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The American Society of Breast Surgeons.
Annals of Surgical Oncology

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Focused Microwave Thermotherapy for Preoperative Treatment of Invasive Breast Cancer: A Review of Clinical Studies

William C. Dooley MD, Hernan I. Vargas MD, Alan J. Fenn PhD, Mary Beth Tomaselli MD, Jay K. Harness MD
Medical Oncology
Volume 17, Issue 4 / April , 2010



Preoperative focused microwave thermotherapy (FMT) is a promising method for targeted treatment of breast cancer cells. Results of four multi-institutional clinical studies of preoperative FMT for treating invasive carcinomas in the intact breast are reviewed.


Externally applied wide-field adaptive phased-array FMT has been investigated both as a preoperative heat-alone ablation treatment and as a combination treatment with preoperative anthracycline-based chemotherapy for breast tumors ranging in ultrasound-measured size from 0.8 to 7.8 cm.


In phase I, eight of ten (80%) patients receiving a single low dose of FMT prior to receiving mastectomy had a partial tumor response quantified by either ultrasound measurements of tumor volume reduction or by pathologic cell kill. In phase II, the FMT thermal dose was increased to establish a threshold dose to induce 100% pathologic tumor cell kill for invasive carcinomas prior to breast-conserving surgery (BCS). In a randomized study for patients with early-stage invasive breast cancer, of those patients receiving preoperative FMT at ablative temperatures, 0 of 34 (0%) patients had positive tumor margins, whereas positive margins occurred in 4 of 41 (9.8%) of patients receiving BCS alone (P = 0.13). In a randomized study for patients with large tumors, based on ultrasound measurements the median tumor volume reduction was 88.4% (n = 14) for patients receiving FMT and neoadjuvant chemotherapy, compared with 58.8% (n = 10) reduction in the neoadjuvant chemotherapy-alone arm (P = 0.048).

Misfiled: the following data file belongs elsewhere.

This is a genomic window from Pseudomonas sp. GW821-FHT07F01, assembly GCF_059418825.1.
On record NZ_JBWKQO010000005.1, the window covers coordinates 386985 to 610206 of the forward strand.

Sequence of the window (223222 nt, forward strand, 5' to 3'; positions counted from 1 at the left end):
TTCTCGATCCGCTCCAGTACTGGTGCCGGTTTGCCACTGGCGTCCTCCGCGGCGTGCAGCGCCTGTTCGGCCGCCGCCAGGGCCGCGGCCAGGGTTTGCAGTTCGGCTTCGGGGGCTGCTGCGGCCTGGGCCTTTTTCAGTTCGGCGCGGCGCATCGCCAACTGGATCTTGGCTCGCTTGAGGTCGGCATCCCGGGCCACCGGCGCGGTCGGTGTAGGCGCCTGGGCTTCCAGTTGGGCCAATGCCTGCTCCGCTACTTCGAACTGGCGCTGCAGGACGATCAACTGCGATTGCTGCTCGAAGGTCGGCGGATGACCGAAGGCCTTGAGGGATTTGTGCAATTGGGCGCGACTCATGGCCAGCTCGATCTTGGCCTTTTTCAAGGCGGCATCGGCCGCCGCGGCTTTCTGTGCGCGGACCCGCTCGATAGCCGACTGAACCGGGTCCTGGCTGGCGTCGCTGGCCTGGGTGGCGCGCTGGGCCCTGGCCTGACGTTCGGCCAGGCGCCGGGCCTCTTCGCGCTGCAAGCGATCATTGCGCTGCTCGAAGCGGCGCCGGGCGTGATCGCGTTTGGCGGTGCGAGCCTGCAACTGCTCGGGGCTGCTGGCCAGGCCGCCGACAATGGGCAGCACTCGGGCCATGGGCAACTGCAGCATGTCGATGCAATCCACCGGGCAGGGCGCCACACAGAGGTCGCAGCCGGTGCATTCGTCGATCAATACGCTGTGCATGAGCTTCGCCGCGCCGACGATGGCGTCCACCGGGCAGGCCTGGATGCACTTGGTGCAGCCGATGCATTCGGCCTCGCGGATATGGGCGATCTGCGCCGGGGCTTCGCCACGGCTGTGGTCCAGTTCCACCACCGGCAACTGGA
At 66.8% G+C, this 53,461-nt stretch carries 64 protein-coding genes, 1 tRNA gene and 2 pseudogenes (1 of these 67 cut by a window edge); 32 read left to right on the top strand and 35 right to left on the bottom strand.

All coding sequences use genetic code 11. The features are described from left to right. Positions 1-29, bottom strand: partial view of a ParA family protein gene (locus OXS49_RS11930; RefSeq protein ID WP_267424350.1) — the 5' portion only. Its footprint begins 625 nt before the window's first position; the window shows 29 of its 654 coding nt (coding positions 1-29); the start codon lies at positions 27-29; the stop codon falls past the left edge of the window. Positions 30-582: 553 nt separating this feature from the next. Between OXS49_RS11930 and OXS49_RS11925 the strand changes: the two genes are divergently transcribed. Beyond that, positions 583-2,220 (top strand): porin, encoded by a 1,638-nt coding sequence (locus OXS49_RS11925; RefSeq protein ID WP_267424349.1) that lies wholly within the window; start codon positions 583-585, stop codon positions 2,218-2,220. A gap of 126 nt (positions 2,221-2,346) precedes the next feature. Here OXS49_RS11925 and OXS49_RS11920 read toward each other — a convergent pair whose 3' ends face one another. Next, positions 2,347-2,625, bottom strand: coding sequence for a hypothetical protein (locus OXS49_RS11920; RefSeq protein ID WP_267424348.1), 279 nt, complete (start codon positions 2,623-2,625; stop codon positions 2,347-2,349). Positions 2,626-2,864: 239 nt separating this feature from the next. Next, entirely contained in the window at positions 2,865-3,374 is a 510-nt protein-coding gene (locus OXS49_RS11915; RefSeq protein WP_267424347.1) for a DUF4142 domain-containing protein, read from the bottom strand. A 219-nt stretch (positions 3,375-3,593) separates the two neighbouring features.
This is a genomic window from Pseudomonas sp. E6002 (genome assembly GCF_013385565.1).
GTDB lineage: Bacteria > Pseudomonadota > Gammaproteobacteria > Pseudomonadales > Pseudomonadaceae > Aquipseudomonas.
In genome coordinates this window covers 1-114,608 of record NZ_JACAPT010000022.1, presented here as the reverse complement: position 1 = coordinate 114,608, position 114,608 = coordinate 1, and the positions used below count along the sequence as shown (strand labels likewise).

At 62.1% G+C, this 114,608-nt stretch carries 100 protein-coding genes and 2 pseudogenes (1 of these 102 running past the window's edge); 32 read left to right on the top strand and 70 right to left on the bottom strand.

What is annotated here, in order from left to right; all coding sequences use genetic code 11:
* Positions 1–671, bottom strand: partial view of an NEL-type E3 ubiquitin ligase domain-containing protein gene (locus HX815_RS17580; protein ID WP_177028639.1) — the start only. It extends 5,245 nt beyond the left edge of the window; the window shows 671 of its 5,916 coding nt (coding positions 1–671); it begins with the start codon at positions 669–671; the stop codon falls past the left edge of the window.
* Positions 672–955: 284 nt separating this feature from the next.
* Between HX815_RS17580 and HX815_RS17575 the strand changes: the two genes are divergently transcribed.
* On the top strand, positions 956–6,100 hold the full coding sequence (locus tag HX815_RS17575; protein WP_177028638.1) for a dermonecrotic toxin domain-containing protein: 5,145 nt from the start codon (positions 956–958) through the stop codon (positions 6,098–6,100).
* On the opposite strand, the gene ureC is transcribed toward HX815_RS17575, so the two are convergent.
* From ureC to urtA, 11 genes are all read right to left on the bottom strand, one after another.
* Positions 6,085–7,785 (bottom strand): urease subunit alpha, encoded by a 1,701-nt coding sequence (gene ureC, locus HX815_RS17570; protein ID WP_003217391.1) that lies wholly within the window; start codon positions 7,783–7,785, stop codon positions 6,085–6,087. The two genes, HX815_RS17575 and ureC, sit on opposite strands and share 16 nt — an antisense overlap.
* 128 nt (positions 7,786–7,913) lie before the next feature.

Wide-field adaptive phased-array FMT can be safely administered in a preoperative setting, and data from randomized studies suggest both a reduction in positive tumor margins as a heat-alone treatment for early-stage breast cancer and a reduction in tumor volume when used in combination with anthracycline-based chemotherapy for patients with large breast cancer tumors. Larger randomized studies are required to verify these conclusions.

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